Guru Arjan, too, travelled but mostly in Punjab. He established a cadre of local leaders to look after sangats (Sikh communities) and welfare work such as digging of wells. “Guru Arjan,” says the Encyclopaedia of Sikhism, “thus marked a central point in the evolution of the Sikh tradition. Under his fostering care the Sikh faith acquired a strong scriptural, doctrinal and organisational base, and became potentially the force for a cultural and social revolution in Punjab. Its religious and social ideals received telling affir-mation in practice…. By encouraging agriculture and trade and by the introduction of a system of tithe-collection (the daswand or a tenth of all earning) for the common use of the community, a stable economic base was secured.”
Guru Nanak had already set a personal example to his followers. After his extensive travels, all over India and westwards to Mecca and Medina, he went to live by the left bank of the river Ravi, north-east of Lahore, establishing a community called Kartarpur—city of God. Mardana, a Muslim rabab player, and Bala, a Hindu, his constant companions during his travels, settled with him as did his family and many followers. It was a simple life of farming for self-sufficiency based on his ideal of honest living: “Higher than Truth, is truthful living.” The common kitchen gave rise to the institution of langar, where high and low sat together to partake of simple meals. This struck at the root of discriminatory social hierarchy.
Nanak upheld the dignity of labour, following the creed that he preached. He lived simply and in prayer for the love of God through Naam Japa and simran (remembrance). He demonstrated that spirituality was not the domain of priests or sannyasis, but the ordinary man or woman, while attending to their household duties and needs, could also lead a deeply spiritual life. “Sikhism,” remarks Kalindi Charan Panigrahi in Homage to Nanak, has discovered the simplest and purest meaning of religion. We can serve God through our work alone.”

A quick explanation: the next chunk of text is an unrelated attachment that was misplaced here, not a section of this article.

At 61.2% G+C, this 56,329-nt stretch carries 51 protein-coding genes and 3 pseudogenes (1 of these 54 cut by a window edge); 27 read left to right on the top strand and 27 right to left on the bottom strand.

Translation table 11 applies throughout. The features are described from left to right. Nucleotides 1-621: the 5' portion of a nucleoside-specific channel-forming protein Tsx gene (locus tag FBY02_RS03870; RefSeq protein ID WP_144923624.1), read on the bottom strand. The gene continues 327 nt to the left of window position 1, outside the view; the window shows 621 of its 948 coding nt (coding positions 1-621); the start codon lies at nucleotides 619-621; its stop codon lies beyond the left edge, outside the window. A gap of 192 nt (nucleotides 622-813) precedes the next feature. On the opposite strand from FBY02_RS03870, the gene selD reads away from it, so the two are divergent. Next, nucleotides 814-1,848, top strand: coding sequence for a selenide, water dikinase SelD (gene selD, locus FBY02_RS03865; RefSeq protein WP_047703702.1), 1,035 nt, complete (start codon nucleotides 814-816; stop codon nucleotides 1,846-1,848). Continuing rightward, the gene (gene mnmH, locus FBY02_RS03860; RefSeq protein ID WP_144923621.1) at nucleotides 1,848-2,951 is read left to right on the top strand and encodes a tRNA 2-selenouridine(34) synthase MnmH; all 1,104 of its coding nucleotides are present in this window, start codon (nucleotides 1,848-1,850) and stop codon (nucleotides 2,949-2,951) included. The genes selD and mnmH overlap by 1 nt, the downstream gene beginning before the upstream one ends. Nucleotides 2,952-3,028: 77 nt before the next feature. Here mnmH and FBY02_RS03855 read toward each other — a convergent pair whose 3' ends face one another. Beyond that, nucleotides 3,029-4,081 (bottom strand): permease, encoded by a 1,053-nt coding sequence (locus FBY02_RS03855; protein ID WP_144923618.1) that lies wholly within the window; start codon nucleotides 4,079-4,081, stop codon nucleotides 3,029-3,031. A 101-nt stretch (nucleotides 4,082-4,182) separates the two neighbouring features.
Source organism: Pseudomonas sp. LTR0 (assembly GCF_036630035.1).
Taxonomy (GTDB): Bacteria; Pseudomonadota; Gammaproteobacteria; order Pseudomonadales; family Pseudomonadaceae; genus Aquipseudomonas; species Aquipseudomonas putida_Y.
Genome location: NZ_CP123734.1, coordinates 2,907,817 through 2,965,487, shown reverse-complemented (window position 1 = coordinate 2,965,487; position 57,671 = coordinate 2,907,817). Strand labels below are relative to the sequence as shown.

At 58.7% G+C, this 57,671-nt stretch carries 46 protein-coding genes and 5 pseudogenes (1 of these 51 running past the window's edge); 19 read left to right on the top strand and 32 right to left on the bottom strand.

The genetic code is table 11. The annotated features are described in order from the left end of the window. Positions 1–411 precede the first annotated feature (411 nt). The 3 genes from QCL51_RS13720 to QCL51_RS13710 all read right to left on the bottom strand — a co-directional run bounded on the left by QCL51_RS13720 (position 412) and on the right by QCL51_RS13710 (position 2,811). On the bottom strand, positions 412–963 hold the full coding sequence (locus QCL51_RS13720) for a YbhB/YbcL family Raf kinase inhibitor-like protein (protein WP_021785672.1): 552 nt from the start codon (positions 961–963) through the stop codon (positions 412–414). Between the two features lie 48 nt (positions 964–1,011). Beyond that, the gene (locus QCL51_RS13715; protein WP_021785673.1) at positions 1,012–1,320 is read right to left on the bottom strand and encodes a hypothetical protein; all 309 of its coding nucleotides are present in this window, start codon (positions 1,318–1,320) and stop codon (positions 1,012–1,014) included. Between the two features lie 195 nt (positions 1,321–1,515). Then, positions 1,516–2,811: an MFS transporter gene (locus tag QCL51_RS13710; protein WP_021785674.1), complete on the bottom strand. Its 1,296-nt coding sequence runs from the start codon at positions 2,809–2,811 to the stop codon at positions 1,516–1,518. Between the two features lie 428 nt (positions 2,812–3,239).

Says Guru Nanak:
He who toils and earns
Then with his hand gives some away,
He, O Nanak, has discovered the
Says Gurbachan Singh Talib in the essay ‘A Perspective on Guru Nanak’s Teaching’ from the book Guru Nanak: A homage: “The Guru’s grand conception was to give to the Indian masses one sublime, transcendent faith in a Supreme Creator, and to reconcile Hindu and Muslim on the basis of the recognition of universal, moral, and spiritual values inherent in all true religion. It was a mighty creative idea, aiming at the true integration of Indian humanity in a scene torn by strife and rancour…it would also reconcile the hitherto irreconcilable orthodoxies of Hinduism and Islam.”
The Sikh faith is often projected as a ‘synthesis’ of the two traditions but I think to call it ‘transcendent’ would be much more accurate. It acknowledges both but goes beyond them. Talib notes: “He enunciated a consistent creed for the people”, and intended that “various elements should harmonise with one other in their spiritual and moral significance and should thoroughly discard whatever was out of harmony with it.”
Era of aggression
The nucleus of followers at Kartarpur expanded slowly but surely. Guru Arjan achieved a cohesiveness with his impressive personality, disposition and teachings. Jahangir, who ascended the Mughal throne after Akbar’s death in 1605, felt threatened by the faith’s influence. He wrote in his memoirs: “So many of the simple-minded Hindus, nay, many foolish Muslims too had been fascinated by the Guru’s ways and teaching… either I should put an end to the false traffic, or he be brought into the fold of Islam.” It was his effort to do the latter that resulted in Guru Arjan’s martyrdom in 1606. He was brought to the court at Lahore and subjected to inhuman physical torture. Mian Mir, a Sufi saint who had been invited to lay the foundation of Harimandir Sahib, offered to pay the fine demanded by Jahangir. The Guru declined and said that the right course would be to accept God’s will. He lived out Guru Nanak’s ethical injunctions: “Personal piety must have a core of moral strength. A virtuous soul must be a courageous soul. Willingness to suffer for one’s convictions was a religious imperative.”